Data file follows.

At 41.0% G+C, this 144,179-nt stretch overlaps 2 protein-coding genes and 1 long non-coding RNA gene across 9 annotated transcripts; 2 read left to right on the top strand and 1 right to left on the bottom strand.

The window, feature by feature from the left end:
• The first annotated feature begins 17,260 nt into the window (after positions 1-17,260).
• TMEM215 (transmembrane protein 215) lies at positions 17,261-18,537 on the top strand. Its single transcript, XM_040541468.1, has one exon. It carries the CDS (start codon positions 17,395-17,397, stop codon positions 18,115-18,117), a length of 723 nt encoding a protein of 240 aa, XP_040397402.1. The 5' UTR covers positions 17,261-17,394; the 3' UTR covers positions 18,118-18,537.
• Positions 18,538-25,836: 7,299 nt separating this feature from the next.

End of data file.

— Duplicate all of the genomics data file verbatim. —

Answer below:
At 41.0% G+C, this 144,179-nt stretch overlaps 2 protein-coding genes and 1 long non-coding RNA gene across 9 annotated transcripts; 2 read left to right on the top strand and 1 right to left on the bottom strand.

The window, feature by feature from the left end:
• The first annotated feature begins 17,260 nt into the window (after positions 1-17,260).
• TMEM215 (transmembrane protein 215) lies at positions 17,261-18,537 on the top strand. Its single transcript, XM_040541468.1, has one exon. It carries the CDS (start codon positions 17,395-17,397, stop codon positions 18,115-18,117), a length of 723 nt encoding a protein of 240 aa, XP_040397402.1. The 5' UTR covers positions 17,261-17,394; the 3' UTR covers positions 18,118-18,537.
• Positions 18,538-25,836: 7,299 nt separating this feature from the next.